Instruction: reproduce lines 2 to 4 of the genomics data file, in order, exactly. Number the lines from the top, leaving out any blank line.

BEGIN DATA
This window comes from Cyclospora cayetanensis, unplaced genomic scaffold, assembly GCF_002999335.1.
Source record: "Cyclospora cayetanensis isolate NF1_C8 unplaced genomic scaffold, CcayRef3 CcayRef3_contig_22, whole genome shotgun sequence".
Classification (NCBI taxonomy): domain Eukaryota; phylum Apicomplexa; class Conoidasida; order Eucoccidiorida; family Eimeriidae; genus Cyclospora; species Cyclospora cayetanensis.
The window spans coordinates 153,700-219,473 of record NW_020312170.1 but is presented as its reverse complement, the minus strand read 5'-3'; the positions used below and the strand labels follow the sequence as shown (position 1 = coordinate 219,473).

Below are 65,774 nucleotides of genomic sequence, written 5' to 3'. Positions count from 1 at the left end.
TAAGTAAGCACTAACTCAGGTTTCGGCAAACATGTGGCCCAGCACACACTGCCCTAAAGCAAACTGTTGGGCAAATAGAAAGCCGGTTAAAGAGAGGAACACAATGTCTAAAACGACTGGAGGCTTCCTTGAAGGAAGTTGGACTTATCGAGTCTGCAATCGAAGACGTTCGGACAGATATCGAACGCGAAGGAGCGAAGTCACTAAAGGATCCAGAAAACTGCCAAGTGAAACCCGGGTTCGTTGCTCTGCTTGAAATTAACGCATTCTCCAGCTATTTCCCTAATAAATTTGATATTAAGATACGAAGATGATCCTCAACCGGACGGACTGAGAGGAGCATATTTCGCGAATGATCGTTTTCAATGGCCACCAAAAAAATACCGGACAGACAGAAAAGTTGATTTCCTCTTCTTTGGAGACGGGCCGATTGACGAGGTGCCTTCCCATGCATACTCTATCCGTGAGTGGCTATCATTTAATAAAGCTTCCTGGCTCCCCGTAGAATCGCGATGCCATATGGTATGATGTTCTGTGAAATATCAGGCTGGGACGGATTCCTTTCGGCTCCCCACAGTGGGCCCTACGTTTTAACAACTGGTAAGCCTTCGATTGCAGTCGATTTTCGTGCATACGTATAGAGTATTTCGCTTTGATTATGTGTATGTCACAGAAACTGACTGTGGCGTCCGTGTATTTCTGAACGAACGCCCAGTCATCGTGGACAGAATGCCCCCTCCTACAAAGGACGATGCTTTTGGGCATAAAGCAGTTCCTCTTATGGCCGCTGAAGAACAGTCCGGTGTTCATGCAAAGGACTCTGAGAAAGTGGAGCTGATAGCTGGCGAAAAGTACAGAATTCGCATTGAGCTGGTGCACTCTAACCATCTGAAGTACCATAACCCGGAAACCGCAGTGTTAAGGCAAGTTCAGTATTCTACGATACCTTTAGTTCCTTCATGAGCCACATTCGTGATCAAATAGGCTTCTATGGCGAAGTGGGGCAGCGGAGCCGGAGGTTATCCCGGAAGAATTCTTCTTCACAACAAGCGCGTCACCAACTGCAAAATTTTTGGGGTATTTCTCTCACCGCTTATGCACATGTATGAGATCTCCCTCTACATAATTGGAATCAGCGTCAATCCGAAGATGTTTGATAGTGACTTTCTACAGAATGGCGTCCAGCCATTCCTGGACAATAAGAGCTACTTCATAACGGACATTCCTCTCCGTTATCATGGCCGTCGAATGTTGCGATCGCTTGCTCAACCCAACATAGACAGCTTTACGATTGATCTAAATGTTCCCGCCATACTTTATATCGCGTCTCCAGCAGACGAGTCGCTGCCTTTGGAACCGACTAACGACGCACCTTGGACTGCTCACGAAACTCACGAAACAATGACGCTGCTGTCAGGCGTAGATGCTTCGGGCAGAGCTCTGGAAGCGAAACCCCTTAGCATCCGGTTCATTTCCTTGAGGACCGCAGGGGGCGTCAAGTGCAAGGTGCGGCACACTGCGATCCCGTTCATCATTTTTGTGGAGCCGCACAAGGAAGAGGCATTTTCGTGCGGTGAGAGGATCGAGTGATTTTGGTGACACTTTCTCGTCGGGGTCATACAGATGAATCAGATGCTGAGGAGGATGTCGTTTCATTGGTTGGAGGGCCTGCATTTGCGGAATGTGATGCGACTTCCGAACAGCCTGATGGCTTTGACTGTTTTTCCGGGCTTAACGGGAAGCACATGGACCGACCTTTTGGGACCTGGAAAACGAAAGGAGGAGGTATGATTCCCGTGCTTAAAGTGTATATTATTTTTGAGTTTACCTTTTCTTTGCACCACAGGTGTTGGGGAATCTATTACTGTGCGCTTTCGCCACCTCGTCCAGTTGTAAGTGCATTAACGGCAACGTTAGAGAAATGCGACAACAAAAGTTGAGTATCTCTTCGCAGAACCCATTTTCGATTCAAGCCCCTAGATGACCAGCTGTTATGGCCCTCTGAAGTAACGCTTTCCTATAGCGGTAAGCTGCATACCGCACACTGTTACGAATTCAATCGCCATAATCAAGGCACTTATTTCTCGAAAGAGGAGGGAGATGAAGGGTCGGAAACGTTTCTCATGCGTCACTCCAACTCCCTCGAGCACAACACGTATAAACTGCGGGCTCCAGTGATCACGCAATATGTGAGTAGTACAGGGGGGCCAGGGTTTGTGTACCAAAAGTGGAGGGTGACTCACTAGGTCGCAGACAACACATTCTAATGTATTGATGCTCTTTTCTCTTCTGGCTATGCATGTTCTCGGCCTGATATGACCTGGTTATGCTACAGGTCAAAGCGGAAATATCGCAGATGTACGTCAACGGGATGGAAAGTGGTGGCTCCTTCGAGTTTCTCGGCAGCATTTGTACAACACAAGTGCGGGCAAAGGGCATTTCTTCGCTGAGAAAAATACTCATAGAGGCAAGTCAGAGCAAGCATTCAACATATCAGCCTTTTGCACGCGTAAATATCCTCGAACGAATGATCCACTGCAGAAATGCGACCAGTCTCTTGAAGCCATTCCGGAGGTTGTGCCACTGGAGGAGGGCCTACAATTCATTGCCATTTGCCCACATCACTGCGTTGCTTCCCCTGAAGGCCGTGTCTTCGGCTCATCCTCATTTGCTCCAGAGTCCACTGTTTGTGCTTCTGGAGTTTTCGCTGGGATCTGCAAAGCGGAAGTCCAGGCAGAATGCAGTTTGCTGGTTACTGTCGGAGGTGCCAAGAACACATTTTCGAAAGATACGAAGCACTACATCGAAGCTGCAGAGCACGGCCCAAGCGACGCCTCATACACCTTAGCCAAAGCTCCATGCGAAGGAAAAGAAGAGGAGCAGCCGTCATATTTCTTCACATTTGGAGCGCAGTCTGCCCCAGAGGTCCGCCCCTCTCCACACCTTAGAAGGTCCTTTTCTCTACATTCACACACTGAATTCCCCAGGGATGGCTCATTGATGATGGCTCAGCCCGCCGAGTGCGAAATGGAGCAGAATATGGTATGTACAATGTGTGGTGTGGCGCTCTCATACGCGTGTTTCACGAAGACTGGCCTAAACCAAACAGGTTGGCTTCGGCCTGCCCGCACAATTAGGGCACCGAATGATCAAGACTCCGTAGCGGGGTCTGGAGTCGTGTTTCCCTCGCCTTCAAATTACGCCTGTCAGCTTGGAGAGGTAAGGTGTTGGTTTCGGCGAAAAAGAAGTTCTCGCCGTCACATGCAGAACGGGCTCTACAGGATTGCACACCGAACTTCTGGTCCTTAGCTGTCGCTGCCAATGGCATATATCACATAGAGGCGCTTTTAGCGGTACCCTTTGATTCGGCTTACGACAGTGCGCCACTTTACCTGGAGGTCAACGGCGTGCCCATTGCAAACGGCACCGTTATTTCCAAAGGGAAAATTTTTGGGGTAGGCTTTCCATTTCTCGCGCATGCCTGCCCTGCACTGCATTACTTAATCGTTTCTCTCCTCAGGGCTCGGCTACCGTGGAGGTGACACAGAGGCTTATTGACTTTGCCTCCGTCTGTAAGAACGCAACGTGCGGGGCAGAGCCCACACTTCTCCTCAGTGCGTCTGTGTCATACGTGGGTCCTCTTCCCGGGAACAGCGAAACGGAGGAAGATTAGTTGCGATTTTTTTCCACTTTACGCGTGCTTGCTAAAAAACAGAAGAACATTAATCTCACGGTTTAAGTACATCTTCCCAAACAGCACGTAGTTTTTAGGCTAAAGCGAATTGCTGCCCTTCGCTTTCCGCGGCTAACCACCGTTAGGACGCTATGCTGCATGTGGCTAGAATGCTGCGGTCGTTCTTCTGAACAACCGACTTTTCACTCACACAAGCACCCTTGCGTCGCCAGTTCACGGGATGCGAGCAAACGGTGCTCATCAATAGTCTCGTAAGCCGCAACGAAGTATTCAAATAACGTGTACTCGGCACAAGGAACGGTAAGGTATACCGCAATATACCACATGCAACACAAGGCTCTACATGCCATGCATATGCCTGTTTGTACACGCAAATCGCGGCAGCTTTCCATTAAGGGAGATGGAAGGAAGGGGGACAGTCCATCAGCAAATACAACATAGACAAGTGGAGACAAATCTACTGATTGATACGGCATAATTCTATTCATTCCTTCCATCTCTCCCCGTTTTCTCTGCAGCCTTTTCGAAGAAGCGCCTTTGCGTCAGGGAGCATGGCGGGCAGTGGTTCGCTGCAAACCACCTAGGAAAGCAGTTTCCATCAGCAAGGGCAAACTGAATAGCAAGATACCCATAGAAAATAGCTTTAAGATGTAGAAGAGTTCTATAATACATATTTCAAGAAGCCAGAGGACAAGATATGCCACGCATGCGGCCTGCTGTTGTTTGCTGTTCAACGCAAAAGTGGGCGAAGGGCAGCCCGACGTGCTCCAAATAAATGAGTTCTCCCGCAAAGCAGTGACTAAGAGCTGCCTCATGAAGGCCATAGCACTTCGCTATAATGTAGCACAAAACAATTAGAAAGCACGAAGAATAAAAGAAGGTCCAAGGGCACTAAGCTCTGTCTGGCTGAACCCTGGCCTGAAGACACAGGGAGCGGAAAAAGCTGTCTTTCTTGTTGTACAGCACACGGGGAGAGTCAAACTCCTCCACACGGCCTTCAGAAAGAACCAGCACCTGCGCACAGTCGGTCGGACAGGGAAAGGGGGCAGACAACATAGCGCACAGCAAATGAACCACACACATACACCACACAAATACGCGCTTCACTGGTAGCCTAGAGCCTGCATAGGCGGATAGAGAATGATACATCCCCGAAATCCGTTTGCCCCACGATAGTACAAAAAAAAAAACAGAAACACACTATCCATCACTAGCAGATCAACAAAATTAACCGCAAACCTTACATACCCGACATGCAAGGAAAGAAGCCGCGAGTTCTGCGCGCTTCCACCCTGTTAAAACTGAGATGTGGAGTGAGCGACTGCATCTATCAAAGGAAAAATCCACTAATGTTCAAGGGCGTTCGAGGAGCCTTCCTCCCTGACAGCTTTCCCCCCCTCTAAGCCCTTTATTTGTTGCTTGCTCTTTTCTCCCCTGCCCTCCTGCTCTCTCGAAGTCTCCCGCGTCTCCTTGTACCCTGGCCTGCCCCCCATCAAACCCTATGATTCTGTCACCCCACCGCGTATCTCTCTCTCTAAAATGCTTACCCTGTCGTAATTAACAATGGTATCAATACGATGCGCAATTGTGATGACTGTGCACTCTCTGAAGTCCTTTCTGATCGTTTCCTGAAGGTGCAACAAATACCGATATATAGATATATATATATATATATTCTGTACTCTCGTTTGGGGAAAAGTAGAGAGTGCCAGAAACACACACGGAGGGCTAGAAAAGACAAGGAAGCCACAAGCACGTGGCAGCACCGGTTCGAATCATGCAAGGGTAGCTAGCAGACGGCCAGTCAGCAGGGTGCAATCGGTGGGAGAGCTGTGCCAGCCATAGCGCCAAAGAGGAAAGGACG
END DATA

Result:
Source record: "Cyclospora cayetanensis isolate NF1_C8 unplaced genomic scaffold, CcayRef3 CcayRef3_contig_22, whole genome shotgun sequence".
Classification (NCBI taxonomy): domain Eukaryota; phylum Apicomplexa; class Conoidasida; order Eucoccidiorida; family Eimeriidae; genus Cyclospora; species Cyclospora cayetanensis.
The window spans coordinates 153,700-219,473 of record NW_020312170.1 but is presented as its reverse complement, the minus strand read 5'-3'; the positions used below and the strand labels follow the sequence as shown (position 1 = coordinate 219,473).